IN a voice redolent of regret, Gen. Stanislav Galic, the commander of the Bosnian Serb hold on Sarajevo, considered how things stood.
``If the United Nations and other sides had not meddled, I would have sorted out Sarajevo,'' the hard-faced officer mused as Western jets soared above his headquarters in the western suburb of Lukavica.
``The Turks have only to thank those people that they are still here. Sarajevo could have been mine,'' he said, using a racial slur for Muslims derived from the Ottoman invaders who carried Islam to the Balkans 500 years ago.
Outside General Galic's office, grizzled troops atop tanks and armored cars prepared for a fogged-in crawl over icy mountain roads away from Sarajevo.
For now, the Bosnian Serbs have been checked in pursuing their aim of splitting Sarajevo, corraling the city's majority Muslims in a downtown ghetto, and making the rest of the city the capital of the self-declared state they have carved out of 70 percent of Bosnia.
Facing attack by history's mightiest air power, they caved in to NATO's demand that they withdraw their heavy guns beyond a 13-mile zone or place them under UN control by 1 a.m. yesterday.
Western officials, however, stress that airstrikes still could be launched if verification shows the Bosnian Serbs are not in full compliance with NATO's demand in the next few days. (An Eastern European view, Page 7.)
UN military observers fanned out yesterday to pinpoint the small number of weapons that remained in place because of the harsh weather.
Meanwhile, some 400 Russian troops took up positions in the downtown Bosnian Serb-held area as part of a UN force policing the 10-day-old truce, the most successful of the war.
It was last Thursday's decision by Russia - historically a Serb ally, and an opponent of NATO airstrikes - to contribute to the UN force that gave Bosnian Serb leader Radovan Karadzic a face-saving way to comply with the NATO ultimatum.
The main question now is what next?
Sarajevo's 380,000 people remain surrounded. The siege lines that slice out of the mountains, into the city's shell-torn heart and then out again, are now secured by UN troops. The Bosnian Serbs continue to control all access routes. Food and medicines are still delivered by convoys and aircraft. Sarajevo's electricity, water, and gas are still regulated by the Serbs.
Meanwhile, the war that has claimed some 200,000 lives continues in other parts of Bosnia.
The United States, its Western allies, and Russia say they intend to deal in a similar way with other areas, notably the northern pocket of Tuzla, which is periodically shelled by Bosnian Serb forces refusing to allow its airport to be opened to humanitarian aid.
Many here fear that in halting the shelling of Sarajevo, the international community has inadvertently laid the ground for escalations in fighting elsewhere.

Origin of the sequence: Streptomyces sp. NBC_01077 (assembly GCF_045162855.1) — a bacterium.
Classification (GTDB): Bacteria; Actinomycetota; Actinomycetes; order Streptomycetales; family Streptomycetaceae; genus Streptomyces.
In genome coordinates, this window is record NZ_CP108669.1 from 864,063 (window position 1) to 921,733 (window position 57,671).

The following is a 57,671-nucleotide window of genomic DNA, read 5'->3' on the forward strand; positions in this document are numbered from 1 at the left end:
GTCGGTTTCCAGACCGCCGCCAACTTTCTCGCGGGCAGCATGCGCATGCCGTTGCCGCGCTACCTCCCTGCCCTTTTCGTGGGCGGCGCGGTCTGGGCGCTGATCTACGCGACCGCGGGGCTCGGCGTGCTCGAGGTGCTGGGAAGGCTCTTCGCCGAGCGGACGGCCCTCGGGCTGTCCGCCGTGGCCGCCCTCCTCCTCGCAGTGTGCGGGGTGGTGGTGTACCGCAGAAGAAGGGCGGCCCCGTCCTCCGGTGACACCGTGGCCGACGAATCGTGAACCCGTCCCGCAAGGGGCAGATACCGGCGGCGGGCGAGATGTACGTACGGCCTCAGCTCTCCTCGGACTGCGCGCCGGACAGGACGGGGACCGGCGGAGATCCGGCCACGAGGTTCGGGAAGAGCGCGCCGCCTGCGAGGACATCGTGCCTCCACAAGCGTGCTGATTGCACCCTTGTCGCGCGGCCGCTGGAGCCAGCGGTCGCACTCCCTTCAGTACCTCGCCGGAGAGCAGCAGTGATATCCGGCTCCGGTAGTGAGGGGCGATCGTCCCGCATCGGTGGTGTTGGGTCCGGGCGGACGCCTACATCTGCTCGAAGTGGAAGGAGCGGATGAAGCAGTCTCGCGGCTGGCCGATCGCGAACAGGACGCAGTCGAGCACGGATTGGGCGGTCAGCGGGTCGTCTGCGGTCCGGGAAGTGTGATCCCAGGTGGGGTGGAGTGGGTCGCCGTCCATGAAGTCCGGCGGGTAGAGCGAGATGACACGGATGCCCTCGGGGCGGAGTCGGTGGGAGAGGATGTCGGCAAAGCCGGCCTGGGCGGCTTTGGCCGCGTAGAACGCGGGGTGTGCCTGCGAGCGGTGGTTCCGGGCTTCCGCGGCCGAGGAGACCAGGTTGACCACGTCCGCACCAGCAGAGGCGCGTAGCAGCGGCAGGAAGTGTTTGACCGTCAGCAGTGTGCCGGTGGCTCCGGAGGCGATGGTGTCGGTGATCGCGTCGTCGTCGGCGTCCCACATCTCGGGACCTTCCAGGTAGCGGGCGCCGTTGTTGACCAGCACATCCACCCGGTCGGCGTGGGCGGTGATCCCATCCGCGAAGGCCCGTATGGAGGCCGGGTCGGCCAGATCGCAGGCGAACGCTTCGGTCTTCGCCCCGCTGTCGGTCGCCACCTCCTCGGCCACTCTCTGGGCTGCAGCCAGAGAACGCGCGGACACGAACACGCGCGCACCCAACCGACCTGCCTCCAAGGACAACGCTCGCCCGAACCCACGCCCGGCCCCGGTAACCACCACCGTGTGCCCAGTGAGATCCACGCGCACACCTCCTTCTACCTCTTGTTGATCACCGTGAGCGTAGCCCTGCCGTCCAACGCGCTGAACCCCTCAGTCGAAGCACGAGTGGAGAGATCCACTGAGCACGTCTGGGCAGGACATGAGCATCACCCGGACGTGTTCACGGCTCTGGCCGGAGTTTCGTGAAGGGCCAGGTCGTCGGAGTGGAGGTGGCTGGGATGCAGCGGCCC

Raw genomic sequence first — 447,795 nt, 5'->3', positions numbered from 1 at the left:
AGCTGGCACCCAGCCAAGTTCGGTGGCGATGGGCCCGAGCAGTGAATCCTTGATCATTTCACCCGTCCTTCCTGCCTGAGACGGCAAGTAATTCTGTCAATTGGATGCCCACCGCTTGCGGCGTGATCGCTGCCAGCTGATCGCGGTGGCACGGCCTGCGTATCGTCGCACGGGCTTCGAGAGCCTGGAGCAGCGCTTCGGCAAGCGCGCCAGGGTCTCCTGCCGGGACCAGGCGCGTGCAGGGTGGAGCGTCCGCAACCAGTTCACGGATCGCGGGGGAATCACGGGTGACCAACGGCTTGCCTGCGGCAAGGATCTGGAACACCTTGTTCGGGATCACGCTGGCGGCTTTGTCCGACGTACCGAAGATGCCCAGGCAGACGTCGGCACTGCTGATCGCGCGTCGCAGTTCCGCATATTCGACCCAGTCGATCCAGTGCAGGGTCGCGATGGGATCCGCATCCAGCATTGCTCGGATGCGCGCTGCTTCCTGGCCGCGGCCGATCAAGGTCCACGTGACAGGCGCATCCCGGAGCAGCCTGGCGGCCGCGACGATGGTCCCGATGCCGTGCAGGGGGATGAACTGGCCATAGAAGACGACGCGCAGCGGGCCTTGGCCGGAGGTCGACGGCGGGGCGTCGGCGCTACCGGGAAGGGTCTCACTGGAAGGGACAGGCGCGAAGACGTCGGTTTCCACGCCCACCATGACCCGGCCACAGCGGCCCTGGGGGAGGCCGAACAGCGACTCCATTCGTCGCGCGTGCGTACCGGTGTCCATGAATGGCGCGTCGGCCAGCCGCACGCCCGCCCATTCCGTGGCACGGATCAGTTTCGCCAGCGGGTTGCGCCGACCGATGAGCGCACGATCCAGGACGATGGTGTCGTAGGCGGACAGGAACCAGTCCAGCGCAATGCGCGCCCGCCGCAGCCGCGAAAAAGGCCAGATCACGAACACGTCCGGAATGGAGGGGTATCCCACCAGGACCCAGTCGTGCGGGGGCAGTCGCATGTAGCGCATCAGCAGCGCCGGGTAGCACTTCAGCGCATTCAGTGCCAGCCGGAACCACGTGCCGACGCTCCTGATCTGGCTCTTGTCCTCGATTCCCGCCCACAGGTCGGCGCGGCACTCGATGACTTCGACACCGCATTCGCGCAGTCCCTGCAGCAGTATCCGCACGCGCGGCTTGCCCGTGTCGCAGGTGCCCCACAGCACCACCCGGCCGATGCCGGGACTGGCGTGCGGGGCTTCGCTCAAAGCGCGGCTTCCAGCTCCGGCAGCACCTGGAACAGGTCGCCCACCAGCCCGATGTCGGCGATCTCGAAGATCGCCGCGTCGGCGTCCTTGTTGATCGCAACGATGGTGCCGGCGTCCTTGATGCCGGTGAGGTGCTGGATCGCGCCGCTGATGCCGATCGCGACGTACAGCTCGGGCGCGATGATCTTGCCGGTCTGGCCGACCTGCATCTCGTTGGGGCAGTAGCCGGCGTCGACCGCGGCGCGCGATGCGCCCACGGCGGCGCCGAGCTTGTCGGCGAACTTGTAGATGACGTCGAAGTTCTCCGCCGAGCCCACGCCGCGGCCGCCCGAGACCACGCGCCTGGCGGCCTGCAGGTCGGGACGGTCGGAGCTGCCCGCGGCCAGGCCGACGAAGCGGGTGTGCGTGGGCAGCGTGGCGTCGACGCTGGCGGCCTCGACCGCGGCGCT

They cite UN military monitor reports that the best weapons withdrawn by the Bosnian Serbs are being deployed elsewhere for what many fear may be spring offensives.
UN officials are also concerned about troop buildups in central Bosnia by Bosnian Croat forces augmented by thousands of regular troops from neighboring Croatia.
Moving ahead just in Sarajevo will be slow and difficult, with the UN Protection Force lacking the several thousand troops it needs for the operation.
Aside from the still-tense military situation, the seemingly intractable political disputes that have fueled the fighting persist. Mr. Karadzic said he could accept a plan for a two-year UN administration of Sarajevo. But he remains resolute about its eventual partition.
``We are ready ... to have two viable cities, and that is how it is going to be,'' he insists.
BOSNIAN Serb leaders expect the Bosnian government to surrender ``Serbian'' areas of the city it controls. And they will retain a grip over their rivals, even after a peace deal, by maintaining control of all surrounding ``Serbian land'' across which pass utility, traffic, and communications links.
``I feel as if my death sentence has been commuted to life in prison,'' says Gordona Knezevic, the editor of the Sarajevo daily, Oslobodjene.
Galic rules out any territorial links between Sarajevo and other areas to be included in the Muslim ``ministate'' outlined under the plan for an ethnic division of Bosnia.
``Maybe'' there could be a UN-supervised ``corridor'' linking the ``Muslim side'' of Sarajevo with Bosnian government-held towns in central Bosnia, but nowhere else, Galic says.
Finally, he dismisses the idea of Serb compliance if NATO and the UN extend the airstrike threat to end sieges of other Muslim-dominated enclaves.
``It can't be a model for other areas,'' he warned.
``It is a step toward peace in Sarajevo, but we can't be expected to allow the disarmament and disbanding of our army elsewhere,'' he added.
This is no surprise to the Muslim-led Bosnian government, which is angry over what it sees as an international effort to force it to accept an ethnic carve-up of Bosnia without the territorial concessions required to ensure a viable state.
It accused UN officials of deliberately sabotaging NATO's airstrike threat by deploying cease-fire-monitoring troops in vulnerable positions around Sarajevo and allowing the Bosnian Serbs to gather weapons in heavily populated areas.
This, Bosnian officials claimed, is creating de facto ``green lines'' that accomplish in peace for Karadzic the partition of the capital that he failed to win in war.